Two-Fisted Law (1932)

Tim McCoy in Two-Fisted Law (1932)

Waynes a Bit McCoy

"Two-Fisted Law" is billed as a John Wayne movie and to be honest I can understand why as whilst Wayne only has a supporting role it is his name which will attract people to watch far more than its star Tim McCoy. But this is one of those westerns which came relatively early on in John Wayne's career, I say relatively because whilst he had only been in the movies for 6 years he had already notched up more appearances than some actors notch up in an entire career. As such "Two-Fisted Law" is a functional little western which rolls in at around 60 minutes but is not that spectacular.

In the town of Eagle Pass crooked business man Bob Russell (Wheeler Oakman) has been swindling the locals of out of their land and his latest swindle sees him take the Bar-X ranch from Tim Clark who before leaving to go prospecting arranges for his ranch hands Duke (John Wayne - The Shootist) and Artie (Wallace MacDonald) to go and work on the neighbouring Bridle-Bit ranch run by the Owens. Two years later and old man Owen has passed away and Bob Russell has his sights on not only on getting the Bridle-Bit but also on marrying Betty Owen (Alice Day). But much to Bob's surprise Tim returns spoiling his plans but shortly after Tim finds himself being accused of robbing a Wells Fargo office and murdering a clerk with Bob leading the accusations.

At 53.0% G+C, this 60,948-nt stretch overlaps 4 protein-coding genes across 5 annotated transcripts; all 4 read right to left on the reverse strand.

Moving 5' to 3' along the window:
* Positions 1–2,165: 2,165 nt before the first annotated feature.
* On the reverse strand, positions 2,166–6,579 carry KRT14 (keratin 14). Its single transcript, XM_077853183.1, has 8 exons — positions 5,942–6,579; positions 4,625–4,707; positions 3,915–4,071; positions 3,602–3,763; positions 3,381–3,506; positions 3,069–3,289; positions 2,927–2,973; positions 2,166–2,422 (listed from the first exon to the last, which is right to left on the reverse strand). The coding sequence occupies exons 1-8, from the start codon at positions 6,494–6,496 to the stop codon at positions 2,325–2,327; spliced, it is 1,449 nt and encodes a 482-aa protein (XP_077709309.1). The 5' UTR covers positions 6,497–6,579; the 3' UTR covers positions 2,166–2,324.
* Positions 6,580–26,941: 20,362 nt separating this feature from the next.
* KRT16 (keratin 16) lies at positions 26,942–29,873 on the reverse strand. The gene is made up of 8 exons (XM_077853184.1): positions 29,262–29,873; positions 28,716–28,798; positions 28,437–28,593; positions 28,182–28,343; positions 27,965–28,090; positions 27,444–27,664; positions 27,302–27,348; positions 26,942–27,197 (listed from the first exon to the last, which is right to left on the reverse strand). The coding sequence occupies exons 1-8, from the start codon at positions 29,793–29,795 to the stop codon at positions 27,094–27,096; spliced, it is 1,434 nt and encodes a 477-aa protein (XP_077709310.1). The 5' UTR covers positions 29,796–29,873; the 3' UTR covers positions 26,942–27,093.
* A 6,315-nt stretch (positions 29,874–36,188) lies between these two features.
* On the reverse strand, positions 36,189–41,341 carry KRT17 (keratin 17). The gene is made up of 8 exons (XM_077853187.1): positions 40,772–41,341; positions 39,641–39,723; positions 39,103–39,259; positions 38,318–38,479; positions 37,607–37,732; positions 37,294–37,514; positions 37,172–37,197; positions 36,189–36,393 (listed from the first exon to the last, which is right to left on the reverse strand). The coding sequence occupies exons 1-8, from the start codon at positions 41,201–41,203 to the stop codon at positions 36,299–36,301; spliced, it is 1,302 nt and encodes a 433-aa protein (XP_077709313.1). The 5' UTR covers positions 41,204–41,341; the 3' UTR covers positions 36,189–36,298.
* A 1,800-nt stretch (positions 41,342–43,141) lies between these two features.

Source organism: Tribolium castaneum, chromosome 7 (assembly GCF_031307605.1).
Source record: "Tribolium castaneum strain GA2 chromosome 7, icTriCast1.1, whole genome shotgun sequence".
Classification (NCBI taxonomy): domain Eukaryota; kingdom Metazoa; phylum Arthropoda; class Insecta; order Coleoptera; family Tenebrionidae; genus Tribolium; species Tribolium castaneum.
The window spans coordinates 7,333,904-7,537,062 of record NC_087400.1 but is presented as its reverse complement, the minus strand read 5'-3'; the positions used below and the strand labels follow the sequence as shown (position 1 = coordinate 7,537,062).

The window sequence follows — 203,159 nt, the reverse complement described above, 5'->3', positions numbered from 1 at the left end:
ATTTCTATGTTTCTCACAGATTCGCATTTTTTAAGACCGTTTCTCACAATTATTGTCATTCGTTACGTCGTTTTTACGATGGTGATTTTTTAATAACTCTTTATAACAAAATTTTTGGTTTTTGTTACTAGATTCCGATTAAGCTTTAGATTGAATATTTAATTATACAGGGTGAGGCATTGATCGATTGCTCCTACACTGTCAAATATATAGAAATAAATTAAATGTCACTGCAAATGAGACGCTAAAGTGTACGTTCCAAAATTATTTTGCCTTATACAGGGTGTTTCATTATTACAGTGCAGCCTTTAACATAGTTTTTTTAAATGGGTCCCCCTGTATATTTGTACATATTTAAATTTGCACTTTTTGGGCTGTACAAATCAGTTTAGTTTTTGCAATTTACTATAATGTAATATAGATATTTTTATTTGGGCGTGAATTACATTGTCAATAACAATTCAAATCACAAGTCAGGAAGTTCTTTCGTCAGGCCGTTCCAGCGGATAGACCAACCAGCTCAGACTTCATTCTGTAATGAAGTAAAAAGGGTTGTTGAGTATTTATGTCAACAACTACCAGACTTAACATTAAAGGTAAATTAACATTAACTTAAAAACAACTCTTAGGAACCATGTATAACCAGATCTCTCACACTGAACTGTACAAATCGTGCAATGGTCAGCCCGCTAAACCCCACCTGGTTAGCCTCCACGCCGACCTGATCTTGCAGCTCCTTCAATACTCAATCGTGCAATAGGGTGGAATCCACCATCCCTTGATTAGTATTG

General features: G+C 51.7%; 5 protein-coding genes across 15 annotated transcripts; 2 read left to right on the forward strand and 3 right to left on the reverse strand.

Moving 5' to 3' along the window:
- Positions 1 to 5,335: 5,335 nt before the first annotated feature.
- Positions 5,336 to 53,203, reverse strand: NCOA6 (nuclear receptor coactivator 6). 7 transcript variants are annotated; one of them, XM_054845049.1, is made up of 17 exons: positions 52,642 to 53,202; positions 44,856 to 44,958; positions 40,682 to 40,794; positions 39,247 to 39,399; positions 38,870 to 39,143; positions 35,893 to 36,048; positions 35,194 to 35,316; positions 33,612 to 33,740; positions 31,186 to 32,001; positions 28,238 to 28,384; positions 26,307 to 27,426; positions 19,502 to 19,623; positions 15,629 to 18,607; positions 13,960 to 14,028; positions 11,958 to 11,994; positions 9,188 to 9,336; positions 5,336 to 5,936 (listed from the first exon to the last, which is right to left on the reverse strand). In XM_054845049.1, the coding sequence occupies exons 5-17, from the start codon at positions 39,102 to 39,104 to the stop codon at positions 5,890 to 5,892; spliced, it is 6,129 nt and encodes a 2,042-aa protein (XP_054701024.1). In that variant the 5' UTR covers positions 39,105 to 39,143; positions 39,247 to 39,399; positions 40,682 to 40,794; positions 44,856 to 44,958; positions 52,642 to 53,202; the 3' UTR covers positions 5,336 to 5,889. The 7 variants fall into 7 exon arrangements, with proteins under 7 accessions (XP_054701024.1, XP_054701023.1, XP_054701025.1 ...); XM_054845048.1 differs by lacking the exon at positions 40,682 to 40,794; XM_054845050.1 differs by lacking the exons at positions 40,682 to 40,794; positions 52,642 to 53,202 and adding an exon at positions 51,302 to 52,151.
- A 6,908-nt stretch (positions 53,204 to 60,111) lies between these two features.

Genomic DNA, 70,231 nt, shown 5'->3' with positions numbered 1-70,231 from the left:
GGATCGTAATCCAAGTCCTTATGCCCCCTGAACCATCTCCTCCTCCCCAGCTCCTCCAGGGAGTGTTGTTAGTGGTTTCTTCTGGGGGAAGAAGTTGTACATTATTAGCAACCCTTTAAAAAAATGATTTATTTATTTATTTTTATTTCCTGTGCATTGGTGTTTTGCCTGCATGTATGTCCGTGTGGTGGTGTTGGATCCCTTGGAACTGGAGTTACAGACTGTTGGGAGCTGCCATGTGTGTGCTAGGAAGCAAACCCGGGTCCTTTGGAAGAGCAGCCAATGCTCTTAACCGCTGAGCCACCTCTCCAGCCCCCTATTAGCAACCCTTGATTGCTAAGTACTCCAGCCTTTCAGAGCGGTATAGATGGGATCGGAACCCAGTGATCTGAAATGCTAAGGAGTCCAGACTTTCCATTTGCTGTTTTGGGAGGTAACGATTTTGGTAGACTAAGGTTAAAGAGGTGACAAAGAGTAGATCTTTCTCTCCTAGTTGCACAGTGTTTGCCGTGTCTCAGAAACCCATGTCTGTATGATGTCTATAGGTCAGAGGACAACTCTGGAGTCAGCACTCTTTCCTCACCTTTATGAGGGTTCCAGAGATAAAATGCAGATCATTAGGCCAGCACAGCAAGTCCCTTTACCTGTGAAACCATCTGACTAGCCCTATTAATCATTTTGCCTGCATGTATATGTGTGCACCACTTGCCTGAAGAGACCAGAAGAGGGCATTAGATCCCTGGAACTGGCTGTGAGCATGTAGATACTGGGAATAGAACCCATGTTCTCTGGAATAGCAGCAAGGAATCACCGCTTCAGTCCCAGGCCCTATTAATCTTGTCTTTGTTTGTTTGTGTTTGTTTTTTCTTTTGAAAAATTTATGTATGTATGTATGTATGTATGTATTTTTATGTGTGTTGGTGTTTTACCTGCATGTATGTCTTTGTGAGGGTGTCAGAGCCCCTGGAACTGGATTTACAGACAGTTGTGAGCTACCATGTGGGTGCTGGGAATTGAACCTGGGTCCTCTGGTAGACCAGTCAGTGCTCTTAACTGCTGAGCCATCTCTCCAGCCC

John Wayne in Two-Fisted Law (1932)

In many ways "Two-Fisted Law" is typical of these early westerns which trade on what is the familiar storyline of a crooked businessman doing what ever to get what he wants. There isn't much flesh on them bones as the crooked businessman quickly gets Tim's ranch and then sets his sights on the Owen's ranch, accusing Tim of robbery and murder along the way to get him out of the way but it is enough to support 60 minutes of early western action.

What I mean by that is we have plenty of typical moments starting with a romantic sub plot over Betty and Tim. But we also get some horse stunt work as people leap on to horses to make speedy get aways and there is the obligatory gun action thrown in there as well. Basically if you have watched some of John Wayne's or Tim McCoy's other early westerns you will notice that this doesn't differ that greatly serving up those expected elements to satisfy those who love westerns.

As for the performances well John Wayne is in a supporting role and to be honest doesn't have a great deal to do other than be a good guy. As such that does make this a western all about Tim McCoy and it is a solid if forgettable performance from the western star that ends up being over shadowed by one of the largest cowboy hats you will ever see.

What this all boils down to is that "Two-Fisted Law" is just a typical early western which goes through the motions and delivers nothing more than what it is expected. As such the only real interest this movie now has is the fact it is an early John Wayne movie even if he is in a supporting role.